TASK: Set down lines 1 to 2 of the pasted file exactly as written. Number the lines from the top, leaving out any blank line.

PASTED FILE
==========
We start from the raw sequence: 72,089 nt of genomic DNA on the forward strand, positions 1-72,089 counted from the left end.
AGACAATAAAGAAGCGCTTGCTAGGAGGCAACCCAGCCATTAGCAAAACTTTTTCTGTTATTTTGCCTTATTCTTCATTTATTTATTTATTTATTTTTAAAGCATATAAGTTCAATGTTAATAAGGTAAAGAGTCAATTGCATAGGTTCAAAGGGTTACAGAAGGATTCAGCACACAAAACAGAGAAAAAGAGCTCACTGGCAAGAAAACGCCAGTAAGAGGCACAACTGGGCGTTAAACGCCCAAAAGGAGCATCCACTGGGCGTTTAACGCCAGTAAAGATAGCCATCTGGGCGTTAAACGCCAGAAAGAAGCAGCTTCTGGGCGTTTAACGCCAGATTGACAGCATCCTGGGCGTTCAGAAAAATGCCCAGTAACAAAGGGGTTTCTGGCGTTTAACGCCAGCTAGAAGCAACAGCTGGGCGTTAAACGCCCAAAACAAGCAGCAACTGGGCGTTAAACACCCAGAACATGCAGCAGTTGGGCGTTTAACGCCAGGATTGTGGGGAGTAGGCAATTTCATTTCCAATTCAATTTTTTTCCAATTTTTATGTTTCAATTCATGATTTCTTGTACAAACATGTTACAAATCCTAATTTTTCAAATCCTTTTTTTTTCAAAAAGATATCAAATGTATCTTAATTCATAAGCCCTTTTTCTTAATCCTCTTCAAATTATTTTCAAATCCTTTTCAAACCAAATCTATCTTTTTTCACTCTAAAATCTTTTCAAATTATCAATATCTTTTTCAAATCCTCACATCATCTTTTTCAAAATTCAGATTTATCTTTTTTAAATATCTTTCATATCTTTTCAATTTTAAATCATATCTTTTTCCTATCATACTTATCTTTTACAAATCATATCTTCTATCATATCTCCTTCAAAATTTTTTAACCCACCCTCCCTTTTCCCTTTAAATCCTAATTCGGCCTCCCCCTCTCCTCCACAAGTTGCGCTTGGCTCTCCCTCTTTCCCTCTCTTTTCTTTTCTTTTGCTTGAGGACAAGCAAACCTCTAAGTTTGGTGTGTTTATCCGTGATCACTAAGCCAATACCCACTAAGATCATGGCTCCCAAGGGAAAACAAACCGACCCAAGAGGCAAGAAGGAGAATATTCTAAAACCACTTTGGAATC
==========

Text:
We start from the raw sequence: 72,089 nt of genomic DNA on the forward strand, positions 1-72,089 counted from the left end.
AGACAATAAAGAAGCGCTTGCTAGGAGGCAACCCAGCCATTAGCAAAACTTTTTCTGTTATTTTGCCTTATTCTTCATTTATTTATTTATTTATTTTTAAAGCATATAAGTTCAATGTTAATAAGGTAAAGAGTCAATTGCATAGGTTCAAAGGGTTACAGAAGGATTCAGCACACAAAACAGAGAAAAAGAGCTCACTGGCAAGAAAACGCCAGTAAGAGGCACAACTGGGCGTTAAACGCCCAAAAGGAGCATCCACTGGGCGTTTAACGCCAGTAAAGATAGCCATCTGGGCGTTAAACGCCAGAAAGAAGCAGCTTCTGGGCGTTTAACGCCAGATTGACAGCATCCTGGGCGTTCAGAAAAATGCCCAGTAACAAAGGGGTTTCTGGCGTTTAACGCCAGCTAGAAGCAACAGCTGGGCGTTAAACGCCCAAAACAAGCAGCAACTGGGCGTTAAACACCCAGAACATGCAGCAGTTGGGCGTTTAACGCCAGGATTGTGGGGAGTAGGCAATTTCATTTCCAATTCAATTTTTTTCCAATTTTTATGTTTCAATTCATGATTTCTTGTACAAACATGTTACAAATCCTAATTTTTCAAATCCTTTTTTTTTCAAAAAGATATCAAATGTATCTTAATTCATAAGCCCTTTTTCTTAATCCTCTTCAAATTATTTTCAAATCCTTTTCAAACCAAATCTATCTTTTTTCACTCTAAAATCTTTTCAAATTATCAATATCTTTTTCAAATCCTCACATCATCTTTTTCAAAATTCAGATTTATCTTTTTTAAATATCTTTCATATCTTTTCAATTTTAAATCATATCTTTTTCCTATCATACTTATCTTTTACAAATCATATCTTCTATCATATCTCCTTCAAAATTTTTTAACCCACCCTCCCTTTTCCCTTTAAATCCTAATTCGGCCTCCCCCTCTCCTCCACAAGTTGCGCTTGGCTCTCCCTCTTTCCCTCTCTTTTCTTTTCTTTTGCTTGAGGACAAGCAAACCTCTAAGTTTGGTGTGTTTATCCGTGATCACTAAGCCAATACCCACTAAGATCATGGCTCCCAAGGGAAAACAAACCGACCCAAGAGGCAAGAAGGAGAATATTCTAAAACCACTTTGGAATC